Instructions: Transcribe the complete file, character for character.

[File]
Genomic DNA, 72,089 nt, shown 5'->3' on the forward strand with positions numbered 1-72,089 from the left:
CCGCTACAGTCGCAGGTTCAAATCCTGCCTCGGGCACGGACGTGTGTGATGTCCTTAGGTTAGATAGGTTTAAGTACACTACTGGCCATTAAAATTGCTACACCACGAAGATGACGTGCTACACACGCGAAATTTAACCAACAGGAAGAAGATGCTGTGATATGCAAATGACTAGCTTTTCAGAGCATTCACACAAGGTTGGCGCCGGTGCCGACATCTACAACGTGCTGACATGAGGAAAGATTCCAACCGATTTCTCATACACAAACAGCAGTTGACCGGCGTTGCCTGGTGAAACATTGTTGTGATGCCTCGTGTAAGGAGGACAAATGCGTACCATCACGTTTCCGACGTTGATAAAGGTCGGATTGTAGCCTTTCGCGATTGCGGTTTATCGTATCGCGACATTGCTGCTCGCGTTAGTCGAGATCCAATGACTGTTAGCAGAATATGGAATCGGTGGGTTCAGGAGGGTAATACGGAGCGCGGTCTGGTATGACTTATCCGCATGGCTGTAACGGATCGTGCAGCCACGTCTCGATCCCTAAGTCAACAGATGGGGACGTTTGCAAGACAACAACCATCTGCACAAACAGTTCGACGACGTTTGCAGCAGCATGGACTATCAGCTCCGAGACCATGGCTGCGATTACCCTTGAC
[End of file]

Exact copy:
Genomic DNA, 72,089 nt, shown 5'->3' on the forward strand with positions numbered 1-72,089 from the left:
CCGCTACAGTCGCAGGTTCAAATCCTGCCTCGGGCACGGACGTGTGTGATGTCCTTAGGTTAGATAGGTTTAAGTACACTACTGGCCATTAAAATTGCTACACCACGAAGATGACGTGCTACACACGCGAAATTTAACCAACAGGAAGAAGATGCTGTGATATGCAAATGACTAGCTTTTCAGAGCATTCACACAAGGTTGGCGCCGGTGCCGACATCTACAACGTGCTGACATGAGGAAAGATTCCAACCGATTTCTCATACACAAACAGCAGTTGACCGGCGTTGCCTGGTGAAACATTGTTGTGATGCCTCGTGTAAGGAGGACAAATGCGTACCATCACGTTTCCGACGTTGATAAAGGTCGGATTGTAGCCTTTCGCGATTGCGGTTTATCGTATCGCGACATTGCTGCTCGCGTTAGTCGAGATCCAATGACTGTTAGCAGAATATGGAATCGGTGGGTTCAGGAGGGTAATACGGAGCGCGGTCTGGTATGACTTATCCGCATGGCTGTAACGGATCGTGCAGCCACGTCTCGATCCCTAAGTCAACAGATGGGGACGTTTGCAAGACAACAACCATCTGCACAAACAGTTCGACGACGTTTGCAGCAGCATGGACTATCAGCTCCGAGACCATGGCTGCGATTACCCTTGAC